I’m ready to get back to our college journey, but first I’d like to tie up a few local loose ends…
1. On Tuesday, June 26th, to high praise from the University of Virginia community, the Board of Visitors reversed their ill-thought acceptance of President Sullivan’s resignation and reinstated her. This came after more than two weeks of rallies, hundreds of FOIA’ed emails, and thousands of tweets, column inches, chatter, and online comments.
2. On Friday, June 29th, the Governor of Virginia reappointed Helen Dragas to the UVa Board of Visitors. It was Ms. Dragas, in her role as Rector of the BoV, who — through borderline-legal manipulations and extremely poor management — launched the UVa community into this upheaval.
3. Mere hours later, Mother Nature unleashed a derecho (straight-line storm with very high winds) and Virginia experienced its worst non-hurricane damage, leaving more than a million households without power, most for multiple days, and some are still without nine days later.
In case you’ve not read enough about the UVa story, here’s one more article worth paying attention to…
Jeff Selingo, an Editorial Director for the Chronicle of Higher Education, wrote Fixing College for the New York Times op-ed page. He outlines the source of the anxiety UVa and most colleges face today:
Students were not the only ones to go deeper into debt. So did schools, building lavish residence halls, recreational facilities and other amenities that contributed little to actual learning. The debt taken on by colleges has risen 88 percent since 2001, to $307 billion.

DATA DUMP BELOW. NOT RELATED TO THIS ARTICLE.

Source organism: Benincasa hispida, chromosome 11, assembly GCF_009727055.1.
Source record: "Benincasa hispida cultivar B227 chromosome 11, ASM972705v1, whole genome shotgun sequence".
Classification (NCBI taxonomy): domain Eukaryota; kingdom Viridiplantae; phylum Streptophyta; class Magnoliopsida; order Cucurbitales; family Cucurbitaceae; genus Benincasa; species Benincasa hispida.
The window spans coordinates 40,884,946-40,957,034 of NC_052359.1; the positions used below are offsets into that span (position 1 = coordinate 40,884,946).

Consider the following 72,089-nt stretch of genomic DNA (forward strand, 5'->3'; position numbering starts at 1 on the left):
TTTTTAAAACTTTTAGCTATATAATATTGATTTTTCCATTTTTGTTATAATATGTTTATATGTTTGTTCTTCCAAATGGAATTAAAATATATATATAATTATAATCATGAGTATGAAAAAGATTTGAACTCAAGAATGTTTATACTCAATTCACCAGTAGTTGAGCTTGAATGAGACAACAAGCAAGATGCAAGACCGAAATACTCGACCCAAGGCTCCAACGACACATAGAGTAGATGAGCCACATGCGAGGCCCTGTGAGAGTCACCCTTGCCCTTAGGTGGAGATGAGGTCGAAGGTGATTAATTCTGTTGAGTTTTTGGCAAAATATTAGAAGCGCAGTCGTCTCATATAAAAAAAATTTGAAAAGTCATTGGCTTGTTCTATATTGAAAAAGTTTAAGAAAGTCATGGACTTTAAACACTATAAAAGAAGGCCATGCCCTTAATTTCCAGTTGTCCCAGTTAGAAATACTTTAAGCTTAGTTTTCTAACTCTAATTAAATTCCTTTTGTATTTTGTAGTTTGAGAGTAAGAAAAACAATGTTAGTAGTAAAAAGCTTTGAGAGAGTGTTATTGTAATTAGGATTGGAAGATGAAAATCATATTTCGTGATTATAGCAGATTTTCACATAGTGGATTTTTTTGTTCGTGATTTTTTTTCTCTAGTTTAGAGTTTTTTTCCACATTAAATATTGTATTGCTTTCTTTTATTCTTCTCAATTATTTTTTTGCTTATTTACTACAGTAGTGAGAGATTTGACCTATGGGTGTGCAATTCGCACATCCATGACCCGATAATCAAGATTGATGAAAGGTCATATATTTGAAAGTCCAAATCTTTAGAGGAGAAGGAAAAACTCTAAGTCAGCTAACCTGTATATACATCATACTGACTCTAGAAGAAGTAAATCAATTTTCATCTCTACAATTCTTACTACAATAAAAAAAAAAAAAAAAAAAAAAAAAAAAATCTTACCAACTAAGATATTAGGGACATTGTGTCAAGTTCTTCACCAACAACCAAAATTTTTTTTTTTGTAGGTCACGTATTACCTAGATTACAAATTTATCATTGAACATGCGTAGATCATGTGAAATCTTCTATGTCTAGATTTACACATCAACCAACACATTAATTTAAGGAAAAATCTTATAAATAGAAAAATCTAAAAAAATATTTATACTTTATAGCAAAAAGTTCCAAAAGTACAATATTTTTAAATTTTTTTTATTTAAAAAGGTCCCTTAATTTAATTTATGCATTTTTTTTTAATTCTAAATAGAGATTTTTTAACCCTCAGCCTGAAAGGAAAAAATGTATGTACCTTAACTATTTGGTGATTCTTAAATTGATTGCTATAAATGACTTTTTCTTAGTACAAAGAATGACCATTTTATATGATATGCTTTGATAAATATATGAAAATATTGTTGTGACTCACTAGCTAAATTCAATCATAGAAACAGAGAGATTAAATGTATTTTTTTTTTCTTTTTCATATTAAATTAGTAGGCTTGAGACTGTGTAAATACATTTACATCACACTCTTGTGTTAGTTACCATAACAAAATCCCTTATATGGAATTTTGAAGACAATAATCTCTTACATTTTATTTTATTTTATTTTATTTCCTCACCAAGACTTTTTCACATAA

This heady period of growth occurred precisely when colleges had the financial flexibility to prepare for what was to come: fewer government dollars, a wave of financially needy students, a drop-off in the number of well-prepared high-school graduates who could afford to pay, and, of course, technological advances in teaching and learning. Instead, colleges continued to focus on their unsustainable model, assuming little would change.
Other information industries, from journalism to music to book publishing, enjoyed similar periods of success right before epic change enveloped them, seemingly overnight. We now know how those industries have been transformed by technology, resulting in the decline of the middleman — newspapers, record stores, bookstores and publishers.
Some of Mr. Selingo’s solutions will sound very familiar: better use of technology and more online courses were at the heart of the Dragas-led complaints about President Sullivan. Other solutions take higher-ed to task for their own mismanagement: shift the focus to academics from administration and reduce the number of wasted credits. If you’re at all interested in the challenges colleges face today, it’s a good start.
Finally, I’ll end this with a quote from President Sullivan, when she spoke to a crowd of supporters after the vote to restore her to office. This, from the Charlottesville Daily Progress: Historic day at UVa: Sullivan reinstated after two weeks of turmoil.
She also expressed relief.
“As we know, Mr. Jefferson provides a perspective for every occasion,” Sullivan said, drawing a laugh from the crowd. “And I’m reminded of his letter to James Warren after the election of 1800, in which he says, ‘It is pleasant for those who have just escaped threatened shipwreck to hail one another when landed in unexpected safety.'”
The crowd cheered.
- University of Virginia Reinstates Ousted President (nytimes.com)
- The Troubles in Mr. Jefferson’s Academical Village (The Quick and the Ed)